Pedro Andino (01.08.2003)



Josh Fitzgerald (06.04.99)

Another album that I feel is much better. "Waterloo" IS a classic. And your totally right about the ballads. Yech! And "Watch Out" is a truly pathetic attempt at a heavy metal song. Blah! "Sitting In The Palmtree" is fun, you gotta admit. "What About Livingstone" has some way cool harmonies by the two girls. "King Kong Song" is something only ABBA in their early days would have gotten away with. If they put that song on The Album imagine the mayhem! "Suzy Hang Around" might be my favorite track, it's an awesome ode to the days of elementary school. Cool! Early ABBA is much better than what you say. My rating-7

Simon Hearn (15.12.99)

I want you all cast aside the sentimentality for the title track and judge the album on its merits as a collection of tracks. If this is done, no more than a 2 rating can apply here. Yes, the title track is a classic of modern music, but does that necesarily mean the album is great? NO! The ballads (as George pointed out) are revolting and alot of the other material is just plain mediocre. Go buy Abba Gold if you want to listen to the title track and save yourself the embarassment of having one of the worst ABBA releases in your record collection.

Lyolya Svidrigajlova (11.12.2000)

Waterloo? Let me recall...
Well, it is way haaaard to recall... the two things I remember is that "Sitting in the palm tree" was pretty fun, and "King kong" too... But the best one here is surely "Watch out"... although I've heard that they really didn't write it... skip that, ABBA fans! Sometimes truth hurts...

Ratko Hribar (02.11.2001)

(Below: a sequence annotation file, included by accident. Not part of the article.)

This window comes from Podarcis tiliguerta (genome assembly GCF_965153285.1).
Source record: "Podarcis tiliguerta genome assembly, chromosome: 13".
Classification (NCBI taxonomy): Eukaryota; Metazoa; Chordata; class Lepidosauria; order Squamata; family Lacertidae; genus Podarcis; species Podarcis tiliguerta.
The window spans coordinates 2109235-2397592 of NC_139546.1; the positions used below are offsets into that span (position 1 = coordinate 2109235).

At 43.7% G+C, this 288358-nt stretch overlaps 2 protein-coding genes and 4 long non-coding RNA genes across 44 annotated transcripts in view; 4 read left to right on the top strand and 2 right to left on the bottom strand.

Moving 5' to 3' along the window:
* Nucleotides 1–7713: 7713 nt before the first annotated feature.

Not MUCH better, but a little better.... yeah, I guess it is. This could be called the first classic ABBA album, but does that mean it's any good ? Well, I'm not to sure myself. The title track is their first REAL hit, and deservedly so, but the rest... Anyway, they do sound more like themselves here, but not quite there yet. I agree this album is too sugary even for their low standards. Corny ? Yep. Sleazy ? Yep. Slick ? Yep. Lame ? YEP. This album features exactly the kind of smelly primitive music which all ABBA haters are thinking of when they hear their name. And I can understand that. Hell, I would HATE them too if I heard only Ring Ring and this. As I was saying, 'Waterloo' is a colossal high-volume song with impressive vocal hooks and it's probably one of the best pop songs that came out of the Eurovision contests in general. Oh yeah, the lyrics stink like twenty year old cheese that was rotting in someone's basement, but that isn't important, now is it ? I for one certainly can't concentrate on the content of the lyrics when I hear that piano playing and the gals repeating that endless chorus line. Yeah, it's dumb, but that's what ABBA does best, 100% pop music at its finest. Again, there isn't much here when you get pass that song. 'King Kong Song' is so stupid that it hurts, but I can't deny it's kinda catchy. 'Dance (While The Music Still Goes On)' is pretty good though, if you can ignore the fact it sounds more primitive than, well, 'Dancing Queen'. 'Sitting On The Palmtree' is unmemorable, but it's funny while it lasts. 'Honey Honey' is certainly over-something, but I wouldn't say "oversexy". 'Watch Out' is a killer song, and it really kills my braincells with its enormous "musical value". And the ballads... oh, the ballads. The ballads sound like something the Bee Gees would do in their most crappier years, but still, I do believe it would be much more entertaining to listen to them than to this worthless, virtually unlistenable dreck. Hell, I get more satisfaction while listening to 'How Deep Is Your Love', which says a lot. Even that trash-fest with its fake emotions and the terrible production is somewhat catchy. This is just SICK. Yeah, the ballads here are also catchy, but I only catch bullshit with them, so it's better to forget the whole thing. This is still far, far away from 'Fernando' or 'Chiquitita'. Mind you, I think this album is sickening, but if you like 90's extra-light pop music you'll enjoy the crap out of this record. A very, very low 4.